I was so affected by Green Darkness! I have always been a Christian and felt I was immovable in my faith as I knew it, but this story helped me understand some things and open my mind to some "non-biblical" concepts. This was the first book ever that I was literally and abjectly drawn to read nearly in one sitting. I was transported to a different time and back again. The "levels" or "layers" of the story were nearly as intrigueing as the words and plot. What a twisted and interesting path it follows and how I loved the journey!
>>By thebrattly (Sunday, 26 Jan 2003 02:14)
Katherine is one of my very favorite books (along with Sword at Sunset by Rosemary Sutcliff and Katie Mulholland by Catherine Cookson). I've read KATHERINE at least 15 times and never tire of it.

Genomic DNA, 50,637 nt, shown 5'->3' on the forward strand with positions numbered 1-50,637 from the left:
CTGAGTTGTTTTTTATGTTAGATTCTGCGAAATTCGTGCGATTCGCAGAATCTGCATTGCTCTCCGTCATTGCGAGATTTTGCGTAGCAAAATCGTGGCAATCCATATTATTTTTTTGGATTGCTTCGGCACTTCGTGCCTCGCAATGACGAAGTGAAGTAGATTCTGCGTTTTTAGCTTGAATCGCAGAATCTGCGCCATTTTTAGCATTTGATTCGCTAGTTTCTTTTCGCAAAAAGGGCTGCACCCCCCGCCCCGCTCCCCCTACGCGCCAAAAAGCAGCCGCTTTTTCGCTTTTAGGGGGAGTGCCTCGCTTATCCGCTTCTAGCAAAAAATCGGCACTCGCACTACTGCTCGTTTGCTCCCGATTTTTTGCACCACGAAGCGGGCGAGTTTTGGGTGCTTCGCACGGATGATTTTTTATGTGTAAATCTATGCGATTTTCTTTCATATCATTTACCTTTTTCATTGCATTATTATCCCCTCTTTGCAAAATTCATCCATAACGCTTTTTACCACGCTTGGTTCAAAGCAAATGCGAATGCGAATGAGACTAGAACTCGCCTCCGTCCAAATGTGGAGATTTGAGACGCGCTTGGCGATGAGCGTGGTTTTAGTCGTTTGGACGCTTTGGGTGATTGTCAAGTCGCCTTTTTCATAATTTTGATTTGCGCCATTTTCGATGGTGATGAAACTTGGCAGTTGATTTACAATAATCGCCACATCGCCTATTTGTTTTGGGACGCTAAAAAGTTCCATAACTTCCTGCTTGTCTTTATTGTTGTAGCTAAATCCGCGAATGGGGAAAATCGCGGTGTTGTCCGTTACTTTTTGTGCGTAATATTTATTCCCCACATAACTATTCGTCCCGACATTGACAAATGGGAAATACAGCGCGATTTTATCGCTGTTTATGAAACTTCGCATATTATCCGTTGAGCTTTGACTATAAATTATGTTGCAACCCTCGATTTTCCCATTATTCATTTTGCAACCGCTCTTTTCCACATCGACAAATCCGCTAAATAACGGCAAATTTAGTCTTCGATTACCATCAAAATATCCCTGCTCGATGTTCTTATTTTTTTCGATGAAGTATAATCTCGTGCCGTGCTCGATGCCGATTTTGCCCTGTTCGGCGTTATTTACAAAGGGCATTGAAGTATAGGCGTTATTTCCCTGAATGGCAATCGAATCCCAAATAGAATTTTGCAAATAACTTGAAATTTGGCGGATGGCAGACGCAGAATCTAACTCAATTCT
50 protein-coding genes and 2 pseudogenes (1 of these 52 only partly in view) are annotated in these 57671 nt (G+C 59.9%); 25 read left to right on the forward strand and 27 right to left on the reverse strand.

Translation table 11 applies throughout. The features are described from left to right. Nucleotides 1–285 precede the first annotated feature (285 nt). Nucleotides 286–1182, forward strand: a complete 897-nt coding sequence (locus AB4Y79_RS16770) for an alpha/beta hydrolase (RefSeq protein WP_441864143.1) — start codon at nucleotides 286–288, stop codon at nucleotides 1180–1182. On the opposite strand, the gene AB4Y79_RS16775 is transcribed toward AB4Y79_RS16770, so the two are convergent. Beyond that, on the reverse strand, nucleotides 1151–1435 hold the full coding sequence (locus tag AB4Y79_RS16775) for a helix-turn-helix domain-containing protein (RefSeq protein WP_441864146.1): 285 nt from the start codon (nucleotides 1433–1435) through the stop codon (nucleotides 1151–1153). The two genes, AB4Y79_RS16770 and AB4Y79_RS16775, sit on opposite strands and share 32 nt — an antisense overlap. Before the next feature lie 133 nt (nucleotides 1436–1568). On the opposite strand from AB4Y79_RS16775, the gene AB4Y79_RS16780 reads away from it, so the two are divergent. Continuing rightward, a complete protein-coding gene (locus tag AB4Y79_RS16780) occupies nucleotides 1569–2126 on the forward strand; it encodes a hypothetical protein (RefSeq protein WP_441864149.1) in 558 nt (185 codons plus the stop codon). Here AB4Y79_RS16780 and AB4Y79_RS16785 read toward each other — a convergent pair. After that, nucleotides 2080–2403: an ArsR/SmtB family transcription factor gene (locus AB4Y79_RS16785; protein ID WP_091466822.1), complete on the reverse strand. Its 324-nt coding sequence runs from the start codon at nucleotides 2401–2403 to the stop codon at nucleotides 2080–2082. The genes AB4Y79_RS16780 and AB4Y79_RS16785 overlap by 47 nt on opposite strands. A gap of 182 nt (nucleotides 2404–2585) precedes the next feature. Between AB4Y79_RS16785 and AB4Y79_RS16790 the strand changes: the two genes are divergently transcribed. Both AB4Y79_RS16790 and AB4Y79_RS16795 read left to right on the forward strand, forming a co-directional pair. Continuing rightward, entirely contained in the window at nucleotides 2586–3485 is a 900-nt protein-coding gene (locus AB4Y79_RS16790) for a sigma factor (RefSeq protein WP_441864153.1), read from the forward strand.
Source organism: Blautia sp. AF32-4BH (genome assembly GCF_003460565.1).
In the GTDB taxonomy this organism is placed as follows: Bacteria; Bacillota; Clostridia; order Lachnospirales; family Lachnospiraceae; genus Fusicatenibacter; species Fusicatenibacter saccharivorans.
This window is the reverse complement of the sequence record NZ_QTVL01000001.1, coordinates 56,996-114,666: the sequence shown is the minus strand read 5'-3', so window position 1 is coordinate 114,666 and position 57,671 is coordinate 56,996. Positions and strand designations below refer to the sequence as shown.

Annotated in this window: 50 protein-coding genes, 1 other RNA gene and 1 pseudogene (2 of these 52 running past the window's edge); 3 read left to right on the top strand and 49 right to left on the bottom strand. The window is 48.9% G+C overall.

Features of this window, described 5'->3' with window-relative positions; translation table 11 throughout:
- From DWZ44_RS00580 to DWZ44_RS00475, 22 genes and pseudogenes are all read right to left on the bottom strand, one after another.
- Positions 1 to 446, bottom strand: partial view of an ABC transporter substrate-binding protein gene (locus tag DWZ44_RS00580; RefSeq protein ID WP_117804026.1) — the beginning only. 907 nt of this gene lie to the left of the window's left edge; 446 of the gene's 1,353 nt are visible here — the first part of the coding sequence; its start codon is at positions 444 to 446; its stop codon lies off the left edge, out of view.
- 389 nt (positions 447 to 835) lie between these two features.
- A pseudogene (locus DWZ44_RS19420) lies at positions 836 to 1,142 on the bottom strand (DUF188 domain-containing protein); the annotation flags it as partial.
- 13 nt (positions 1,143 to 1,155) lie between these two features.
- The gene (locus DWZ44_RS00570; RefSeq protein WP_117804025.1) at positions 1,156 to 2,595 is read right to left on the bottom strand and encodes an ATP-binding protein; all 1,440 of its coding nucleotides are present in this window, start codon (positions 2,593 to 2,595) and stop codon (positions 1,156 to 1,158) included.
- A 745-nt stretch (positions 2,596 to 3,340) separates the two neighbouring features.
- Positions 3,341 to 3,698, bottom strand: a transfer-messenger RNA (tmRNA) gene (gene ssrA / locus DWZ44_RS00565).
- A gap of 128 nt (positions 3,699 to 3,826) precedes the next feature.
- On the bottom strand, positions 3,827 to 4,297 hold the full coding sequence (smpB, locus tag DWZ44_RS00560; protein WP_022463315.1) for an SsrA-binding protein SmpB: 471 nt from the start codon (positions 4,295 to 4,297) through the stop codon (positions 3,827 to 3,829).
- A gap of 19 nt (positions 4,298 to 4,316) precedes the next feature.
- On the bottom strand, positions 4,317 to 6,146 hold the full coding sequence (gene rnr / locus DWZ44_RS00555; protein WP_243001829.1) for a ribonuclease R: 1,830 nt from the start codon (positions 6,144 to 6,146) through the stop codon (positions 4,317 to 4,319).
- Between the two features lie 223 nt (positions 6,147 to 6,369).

I often wish I had a time machine so I could travel back to mideval England and see if Katherine was as beautiful and charming as Anya writes her.
A great book - a must read for every hopeless romantic who wants to fall in love with the characters of a novel. (And these are characters you will never forget).
>>By Saramee (Sunday, 26 Jan 2003 02:14)
Katherine is the great 'comfort' book of all time, when your feeling blue or need to escape to Medieval England, this is it.Read about the real John of Gaunt and you can understand why Katherine fell for him in a such a big way, he is a fascinating individual.Katherine is an inspiration for all women and I was at her feet at fifteen years old.I am now a librarian and often recomend the book and readers always come back, loving it.I think it may be the best historical novel ever written and has had many imitators...it would make a fabulous movie.
>>By Merewyn (Sunday, 26 Jan 2003 02:14)